There seems to be a recent trend of digital typography getting bigger. For many of us, this is a pleasant evolution. Squinting to read 11-point body copy on eight-page articles with 10-point sidebar captions turns too quickly into a great recipe for blood shot eyes and a headache.
But if reading this tiny type is so difficult, why was it used in the first place?
Until the past year, the number of us working on low resolution monitors offset the number of us on higher resolution displays. Of course this is no new trend. Technology gets better, as such it gets cheaper, and soon we’re all working on 20-inch monitors that cost only a few hundred dollars.
A few years ago the implications of small displays (small web browsers) forced designers and developers to work within a standard site width of 800 pixels. And not even a few years before that the standard was 640 pixels.
Yet all of our considerations were the same then as they are now. Keep as much “above the fold” as possible, make sure the vertical length of the page doesn’t go on for decades, and try not to push content too far away from navigation. This often led to 11-point body copy—less than desirable, but necessary. Fit your country estate in your new york apartment, or better yet, into your 20-foot sail boat.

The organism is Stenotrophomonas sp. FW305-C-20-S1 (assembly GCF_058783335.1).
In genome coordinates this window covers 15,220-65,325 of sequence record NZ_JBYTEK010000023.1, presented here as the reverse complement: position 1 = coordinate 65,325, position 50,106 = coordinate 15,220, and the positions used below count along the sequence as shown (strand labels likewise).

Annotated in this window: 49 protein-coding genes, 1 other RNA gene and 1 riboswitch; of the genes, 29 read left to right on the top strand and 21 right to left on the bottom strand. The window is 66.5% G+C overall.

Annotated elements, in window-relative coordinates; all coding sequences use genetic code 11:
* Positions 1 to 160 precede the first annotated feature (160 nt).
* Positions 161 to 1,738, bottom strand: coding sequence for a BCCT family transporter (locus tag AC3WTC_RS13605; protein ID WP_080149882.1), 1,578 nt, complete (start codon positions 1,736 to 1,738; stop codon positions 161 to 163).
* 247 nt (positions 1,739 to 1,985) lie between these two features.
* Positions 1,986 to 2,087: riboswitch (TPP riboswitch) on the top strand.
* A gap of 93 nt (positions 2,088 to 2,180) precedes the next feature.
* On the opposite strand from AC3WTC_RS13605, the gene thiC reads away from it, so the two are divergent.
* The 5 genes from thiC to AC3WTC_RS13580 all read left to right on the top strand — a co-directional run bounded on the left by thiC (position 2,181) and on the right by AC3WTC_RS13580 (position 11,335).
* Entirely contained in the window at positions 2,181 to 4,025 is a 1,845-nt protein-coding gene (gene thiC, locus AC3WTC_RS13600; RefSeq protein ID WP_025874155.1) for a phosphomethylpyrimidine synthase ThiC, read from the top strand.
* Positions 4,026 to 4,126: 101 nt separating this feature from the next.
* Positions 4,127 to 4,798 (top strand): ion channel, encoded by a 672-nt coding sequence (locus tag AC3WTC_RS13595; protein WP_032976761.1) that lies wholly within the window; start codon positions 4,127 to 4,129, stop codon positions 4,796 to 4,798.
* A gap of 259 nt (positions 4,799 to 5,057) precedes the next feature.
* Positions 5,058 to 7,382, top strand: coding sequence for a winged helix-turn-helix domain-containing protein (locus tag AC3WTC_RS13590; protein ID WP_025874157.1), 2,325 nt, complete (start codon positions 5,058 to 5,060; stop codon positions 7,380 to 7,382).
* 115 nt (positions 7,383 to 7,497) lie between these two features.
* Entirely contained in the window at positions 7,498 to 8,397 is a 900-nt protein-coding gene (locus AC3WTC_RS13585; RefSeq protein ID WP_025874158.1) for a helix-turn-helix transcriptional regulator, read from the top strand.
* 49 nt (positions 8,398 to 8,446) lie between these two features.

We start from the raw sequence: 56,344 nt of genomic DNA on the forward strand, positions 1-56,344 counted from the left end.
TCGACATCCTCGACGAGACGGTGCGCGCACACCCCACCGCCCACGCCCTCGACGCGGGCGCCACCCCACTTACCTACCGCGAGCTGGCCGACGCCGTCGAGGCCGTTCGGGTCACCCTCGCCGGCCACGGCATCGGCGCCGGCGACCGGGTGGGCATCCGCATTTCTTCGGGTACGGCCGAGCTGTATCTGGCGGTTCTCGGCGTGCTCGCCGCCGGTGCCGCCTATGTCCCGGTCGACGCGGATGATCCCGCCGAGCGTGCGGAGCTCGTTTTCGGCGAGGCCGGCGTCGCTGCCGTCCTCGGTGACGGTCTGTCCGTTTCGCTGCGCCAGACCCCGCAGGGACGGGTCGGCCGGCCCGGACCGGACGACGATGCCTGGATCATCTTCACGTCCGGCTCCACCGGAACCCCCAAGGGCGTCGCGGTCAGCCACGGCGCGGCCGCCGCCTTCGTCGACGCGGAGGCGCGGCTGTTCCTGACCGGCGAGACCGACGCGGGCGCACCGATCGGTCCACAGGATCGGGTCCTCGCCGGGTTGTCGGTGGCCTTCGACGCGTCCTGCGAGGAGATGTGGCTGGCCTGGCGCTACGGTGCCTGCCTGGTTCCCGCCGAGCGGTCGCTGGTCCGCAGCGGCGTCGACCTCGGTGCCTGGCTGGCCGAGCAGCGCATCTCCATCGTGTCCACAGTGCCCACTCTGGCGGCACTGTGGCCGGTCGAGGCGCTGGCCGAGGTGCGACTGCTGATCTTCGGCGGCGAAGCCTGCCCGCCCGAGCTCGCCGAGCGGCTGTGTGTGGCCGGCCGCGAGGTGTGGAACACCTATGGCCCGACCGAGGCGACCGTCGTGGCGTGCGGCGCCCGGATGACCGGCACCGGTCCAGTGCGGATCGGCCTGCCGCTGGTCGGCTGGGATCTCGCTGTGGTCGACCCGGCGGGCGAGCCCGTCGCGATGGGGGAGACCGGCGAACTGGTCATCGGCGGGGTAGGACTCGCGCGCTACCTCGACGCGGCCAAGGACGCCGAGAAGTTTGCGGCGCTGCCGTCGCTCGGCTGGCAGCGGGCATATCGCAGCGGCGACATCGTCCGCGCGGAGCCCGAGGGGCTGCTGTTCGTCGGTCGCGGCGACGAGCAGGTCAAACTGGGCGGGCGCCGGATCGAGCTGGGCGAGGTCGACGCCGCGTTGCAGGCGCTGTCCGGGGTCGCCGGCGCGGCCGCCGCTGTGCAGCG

When you have 1000 pixels to work with, like we now do , options grow quickly. Three-, four- or even five-column sites with 12-point body copy are no longer impossible. Sites like nytimes.com and designobserver.com are able to push seven to 10 interest items above the fold, including photography and sponsor ads.
Some sites are even increasing body copy to 13- 15-point type with lovely open leading (line spacing). Here you can see the folks at Contrast making great use of large body copy and spacey leading for both their main column and sidebar. Good.is redesigned their site a few months ago and happily stuck to their large, body-copy filled two columns—and for the most part (on a site that requires lots of reading) just about all their copy is over 12pts.
This may not qualify as front page (or homepage material), but in the world of the web, as we all read more and more and more on our screens, bigger type means more accessibility and ease of use. Even subconsciously, that larger type size may mean fewer stops to the newsstand and a second look at that tablet.